May 23, 2019 by Jonelle Kapsalos
The new DRUMBEAT for Adult Justice Program creates a unique space for prisoners to learn vital social and emotional skills. The program explores values and relationships, within a framework of self-responsibility and self-reflection. For many, this is the first time they have discussed such topics. It can be raw, confronting and liberating all at once.
Acacia Prison and Wooroloo Prison Farm recently participated in the new Adult Justice pilot program. Facilitator Ev shares her experience, “At the first session the prisoners were nervous and unsure of us. I was a bit apprehensive as a woman coming into a male prison. But as a facilitator you enter the group automatically giving and treating everyone with respect. This group immediately reciprocated this given respect, and this created a healthy environment for sharing, reflecting, drumming and ultimately for change. The program strips away all the layers that are really barriers for the group. Such as ‘I’m just a prisoner’, ‘a number’. Together we create a new environment, and this is the conduit for change.”
The Adult Justice program has two additional sessions that focus on developing skills for maintaining relationships. The workbook is a key element and covers topics in the course. It also provides worksheets for self-reflection outside of the allocated program time.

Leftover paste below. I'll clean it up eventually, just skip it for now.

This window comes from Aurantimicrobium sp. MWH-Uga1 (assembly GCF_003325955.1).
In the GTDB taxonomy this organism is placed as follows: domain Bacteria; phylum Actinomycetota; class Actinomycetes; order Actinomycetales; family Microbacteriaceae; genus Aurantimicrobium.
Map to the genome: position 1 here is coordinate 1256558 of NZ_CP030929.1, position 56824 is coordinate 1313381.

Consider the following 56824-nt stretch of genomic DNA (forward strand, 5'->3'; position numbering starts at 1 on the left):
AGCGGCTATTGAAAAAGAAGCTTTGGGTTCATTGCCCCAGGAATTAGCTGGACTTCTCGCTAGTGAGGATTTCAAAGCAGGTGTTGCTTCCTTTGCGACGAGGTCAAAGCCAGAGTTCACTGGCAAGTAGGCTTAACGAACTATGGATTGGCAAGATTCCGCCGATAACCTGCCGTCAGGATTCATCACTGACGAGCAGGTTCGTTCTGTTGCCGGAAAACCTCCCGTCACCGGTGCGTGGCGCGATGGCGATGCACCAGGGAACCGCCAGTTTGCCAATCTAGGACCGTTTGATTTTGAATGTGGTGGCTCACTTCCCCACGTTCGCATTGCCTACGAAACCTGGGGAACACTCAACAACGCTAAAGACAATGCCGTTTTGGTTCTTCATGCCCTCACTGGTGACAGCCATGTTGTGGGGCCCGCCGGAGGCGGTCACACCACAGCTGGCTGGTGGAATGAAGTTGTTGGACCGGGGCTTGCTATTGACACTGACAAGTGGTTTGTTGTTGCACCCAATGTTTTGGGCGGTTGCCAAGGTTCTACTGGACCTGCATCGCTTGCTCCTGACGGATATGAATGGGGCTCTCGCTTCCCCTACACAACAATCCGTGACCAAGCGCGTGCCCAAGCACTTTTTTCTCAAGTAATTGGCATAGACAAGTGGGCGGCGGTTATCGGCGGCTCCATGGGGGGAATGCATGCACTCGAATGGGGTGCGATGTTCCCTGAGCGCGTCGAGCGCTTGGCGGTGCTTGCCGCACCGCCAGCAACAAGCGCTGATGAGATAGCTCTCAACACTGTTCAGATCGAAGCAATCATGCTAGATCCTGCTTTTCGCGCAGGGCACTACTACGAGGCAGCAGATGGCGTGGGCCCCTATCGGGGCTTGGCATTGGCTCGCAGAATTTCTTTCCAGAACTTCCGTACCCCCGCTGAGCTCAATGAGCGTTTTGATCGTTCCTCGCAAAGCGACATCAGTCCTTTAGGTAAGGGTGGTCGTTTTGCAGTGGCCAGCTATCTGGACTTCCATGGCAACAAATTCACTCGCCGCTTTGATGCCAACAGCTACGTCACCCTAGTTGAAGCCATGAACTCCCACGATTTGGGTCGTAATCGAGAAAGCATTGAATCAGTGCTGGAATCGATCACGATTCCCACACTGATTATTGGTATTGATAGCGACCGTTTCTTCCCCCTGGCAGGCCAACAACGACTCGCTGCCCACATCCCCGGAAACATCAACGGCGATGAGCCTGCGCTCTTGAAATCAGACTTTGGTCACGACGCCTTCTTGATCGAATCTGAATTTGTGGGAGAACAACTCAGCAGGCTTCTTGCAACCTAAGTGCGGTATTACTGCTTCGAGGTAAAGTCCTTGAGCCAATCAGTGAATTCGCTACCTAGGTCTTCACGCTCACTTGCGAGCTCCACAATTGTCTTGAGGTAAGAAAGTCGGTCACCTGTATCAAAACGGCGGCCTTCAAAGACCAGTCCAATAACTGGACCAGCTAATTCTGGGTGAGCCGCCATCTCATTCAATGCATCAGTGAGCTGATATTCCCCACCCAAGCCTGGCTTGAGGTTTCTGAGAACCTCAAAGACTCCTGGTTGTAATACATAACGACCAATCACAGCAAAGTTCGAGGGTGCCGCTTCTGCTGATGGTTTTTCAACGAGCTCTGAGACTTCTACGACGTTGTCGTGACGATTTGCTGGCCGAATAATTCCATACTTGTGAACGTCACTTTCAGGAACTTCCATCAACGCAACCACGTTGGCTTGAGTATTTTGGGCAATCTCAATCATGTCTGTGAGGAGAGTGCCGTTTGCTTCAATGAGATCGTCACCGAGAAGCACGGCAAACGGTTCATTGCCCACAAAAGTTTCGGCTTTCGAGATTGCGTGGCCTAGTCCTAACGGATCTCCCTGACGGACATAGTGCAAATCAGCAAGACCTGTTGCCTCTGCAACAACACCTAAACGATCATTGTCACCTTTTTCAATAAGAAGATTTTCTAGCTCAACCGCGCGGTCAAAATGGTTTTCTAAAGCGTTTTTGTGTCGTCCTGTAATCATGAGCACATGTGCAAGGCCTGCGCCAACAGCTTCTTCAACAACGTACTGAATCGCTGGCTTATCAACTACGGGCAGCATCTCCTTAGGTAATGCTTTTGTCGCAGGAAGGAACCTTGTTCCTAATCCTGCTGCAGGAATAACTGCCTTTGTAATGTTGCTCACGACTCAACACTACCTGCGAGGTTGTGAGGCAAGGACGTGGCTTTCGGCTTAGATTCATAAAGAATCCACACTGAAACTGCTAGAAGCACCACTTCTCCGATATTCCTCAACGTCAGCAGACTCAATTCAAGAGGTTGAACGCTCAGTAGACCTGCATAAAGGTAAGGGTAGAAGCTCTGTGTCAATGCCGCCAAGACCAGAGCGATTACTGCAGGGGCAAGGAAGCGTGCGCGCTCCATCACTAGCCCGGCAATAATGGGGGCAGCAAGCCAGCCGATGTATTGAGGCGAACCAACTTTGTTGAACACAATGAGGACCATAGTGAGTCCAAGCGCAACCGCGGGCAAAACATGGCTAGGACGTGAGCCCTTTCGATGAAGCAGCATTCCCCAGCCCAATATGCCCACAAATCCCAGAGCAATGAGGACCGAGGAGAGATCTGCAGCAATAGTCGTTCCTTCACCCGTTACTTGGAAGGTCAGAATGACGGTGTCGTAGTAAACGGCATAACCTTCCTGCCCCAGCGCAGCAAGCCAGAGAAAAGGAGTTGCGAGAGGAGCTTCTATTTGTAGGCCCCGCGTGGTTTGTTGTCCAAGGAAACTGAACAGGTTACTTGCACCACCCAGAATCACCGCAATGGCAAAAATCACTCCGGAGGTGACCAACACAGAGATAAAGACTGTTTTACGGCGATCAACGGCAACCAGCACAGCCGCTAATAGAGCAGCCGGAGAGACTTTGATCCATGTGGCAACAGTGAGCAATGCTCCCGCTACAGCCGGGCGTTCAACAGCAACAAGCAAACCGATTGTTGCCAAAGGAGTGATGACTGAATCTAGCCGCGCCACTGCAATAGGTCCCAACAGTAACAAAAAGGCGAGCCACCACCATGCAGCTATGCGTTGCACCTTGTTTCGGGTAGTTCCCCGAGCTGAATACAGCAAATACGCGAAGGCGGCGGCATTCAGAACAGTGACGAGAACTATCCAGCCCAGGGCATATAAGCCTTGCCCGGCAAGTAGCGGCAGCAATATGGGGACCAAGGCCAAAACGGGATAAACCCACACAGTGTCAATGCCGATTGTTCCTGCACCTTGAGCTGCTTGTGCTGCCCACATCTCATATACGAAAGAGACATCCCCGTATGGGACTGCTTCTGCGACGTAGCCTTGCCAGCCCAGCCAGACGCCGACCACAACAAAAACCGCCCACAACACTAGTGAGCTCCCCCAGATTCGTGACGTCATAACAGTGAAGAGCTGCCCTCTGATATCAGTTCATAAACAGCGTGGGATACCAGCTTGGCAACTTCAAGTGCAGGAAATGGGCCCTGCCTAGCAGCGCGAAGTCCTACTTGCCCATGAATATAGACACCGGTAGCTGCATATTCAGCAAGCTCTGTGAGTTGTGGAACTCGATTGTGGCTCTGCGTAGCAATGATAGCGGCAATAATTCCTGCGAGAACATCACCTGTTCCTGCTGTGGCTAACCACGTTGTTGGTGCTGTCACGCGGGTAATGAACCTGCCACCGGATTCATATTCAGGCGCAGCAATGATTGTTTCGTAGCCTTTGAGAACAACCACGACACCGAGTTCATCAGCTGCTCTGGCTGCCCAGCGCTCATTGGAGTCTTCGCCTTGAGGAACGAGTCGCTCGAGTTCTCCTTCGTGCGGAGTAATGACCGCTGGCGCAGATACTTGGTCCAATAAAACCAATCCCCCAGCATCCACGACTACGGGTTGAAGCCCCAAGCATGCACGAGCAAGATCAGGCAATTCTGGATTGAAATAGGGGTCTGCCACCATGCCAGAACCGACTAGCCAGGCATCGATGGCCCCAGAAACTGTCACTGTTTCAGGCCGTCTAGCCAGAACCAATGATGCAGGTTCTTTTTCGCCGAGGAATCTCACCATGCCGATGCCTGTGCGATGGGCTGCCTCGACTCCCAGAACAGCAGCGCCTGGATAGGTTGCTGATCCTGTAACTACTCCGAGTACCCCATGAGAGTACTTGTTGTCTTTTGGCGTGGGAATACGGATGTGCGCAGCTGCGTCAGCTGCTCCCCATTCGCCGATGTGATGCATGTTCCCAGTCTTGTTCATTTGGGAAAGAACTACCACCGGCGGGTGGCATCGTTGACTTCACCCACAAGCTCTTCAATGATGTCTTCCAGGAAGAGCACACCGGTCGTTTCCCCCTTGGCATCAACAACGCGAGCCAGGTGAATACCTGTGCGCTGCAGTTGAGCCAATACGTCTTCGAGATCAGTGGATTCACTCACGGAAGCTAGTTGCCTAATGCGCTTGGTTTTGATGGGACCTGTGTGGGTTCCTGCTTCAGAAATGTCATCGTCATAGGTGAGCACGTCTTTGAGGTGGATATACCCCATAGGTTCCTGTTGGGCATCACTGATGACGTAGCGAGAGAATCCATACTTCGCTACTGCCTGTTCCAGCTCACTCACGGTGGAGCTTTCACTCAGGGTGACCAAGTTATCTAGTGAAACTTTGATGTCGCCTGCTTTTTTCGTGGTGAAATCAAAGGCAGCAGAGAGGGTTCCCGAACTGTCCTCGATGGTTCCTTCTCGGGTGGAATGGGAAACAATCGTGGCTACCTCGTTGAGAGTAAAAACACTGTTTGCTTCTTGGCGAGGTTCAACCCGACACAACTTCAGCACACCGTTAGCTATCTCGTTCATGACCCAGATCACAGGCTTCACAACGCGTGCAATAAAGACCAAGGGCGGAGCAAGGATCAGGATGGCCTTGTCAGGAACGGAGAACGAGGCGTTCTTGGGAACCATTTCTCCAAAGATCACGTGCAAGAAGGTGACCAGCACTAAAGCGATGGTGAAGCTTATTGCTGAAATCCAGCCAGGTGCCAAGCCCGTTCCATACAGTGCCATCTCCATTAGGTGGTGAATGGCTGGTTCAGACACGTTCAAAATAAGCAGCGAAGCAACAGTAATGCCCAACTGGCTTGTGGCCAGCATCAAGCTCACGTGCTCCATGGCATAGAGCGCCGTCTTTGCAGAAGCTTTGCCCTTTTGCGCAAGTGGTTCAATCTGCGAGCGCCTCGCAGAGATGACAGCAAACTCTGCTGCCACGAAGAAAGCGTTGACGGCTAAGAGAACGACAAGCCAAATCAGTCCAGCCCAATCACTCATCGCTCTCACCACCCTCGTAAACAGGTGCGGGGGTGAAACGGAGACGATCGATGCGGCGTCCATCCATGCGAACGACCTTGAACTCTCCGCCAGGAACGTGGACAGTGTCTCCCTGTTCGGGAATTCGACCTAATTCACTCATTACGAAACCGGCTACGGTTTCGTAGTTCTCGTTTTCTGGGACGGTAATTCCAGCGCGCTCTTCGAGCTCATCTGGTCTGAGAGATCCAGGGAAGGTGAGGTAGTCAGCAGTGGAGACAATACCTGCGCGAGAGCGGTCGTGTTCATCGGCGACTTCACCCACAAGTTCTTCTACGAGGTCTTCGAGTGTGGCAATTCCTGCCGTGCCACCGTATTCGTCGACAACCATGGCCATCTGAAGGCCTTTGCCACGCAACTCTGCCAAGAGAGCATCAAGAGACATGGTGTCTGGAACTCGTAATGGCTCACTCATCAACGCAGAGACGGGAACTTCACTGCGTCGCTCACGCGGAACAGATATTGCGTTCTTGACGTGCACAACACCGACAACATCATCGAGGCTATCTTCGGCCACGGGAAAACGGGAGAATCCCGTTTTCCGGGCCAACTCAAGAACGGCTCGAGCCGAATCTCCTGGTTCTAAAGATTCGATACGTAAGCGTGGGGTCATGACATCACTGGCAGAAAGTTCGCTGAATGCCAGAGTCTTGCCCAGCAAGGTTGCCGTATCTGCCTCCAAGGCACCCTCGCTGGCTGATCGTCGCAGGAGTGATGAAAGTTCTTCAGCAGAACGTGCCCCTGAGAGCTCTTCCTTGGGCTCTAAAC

The final group performance is an integral element in bringing the group together. Facilitator Geoff describes the process,
“As we see so many times in groups, the first time we mentioned that there will be a performance, the group went straight into ‘flight mode’. However, as the group travels through the process, very tight bonds were formed, drumming skills were honed and the final showcase was quite remarkable with many solos and a tribal dance!”
Feedback from the group showed significant positive change across a range of social and psychological measures. Facilitator Ev, explains, “The whole group experienced quite profound change. There was one person who first came in very apprehensive, reluctant to make eye contact, and didn’t want to speak. By the end, he ended up leading the performance with the dun drum! His personal transformation was quite remarkable. The notable difference in his confidence shone out and he talked about making future plans, improving his interpersonal relationships and most importantly the relationship with himself. He was so proud, and the group was so proud of him!”
Holyoake is actively seeking funding to continue running the program on an ongoing basis. Once this funding is secured, the prisons plan to run the program as part of ongoing voluntary drug and alcohol programs. For further information, click here.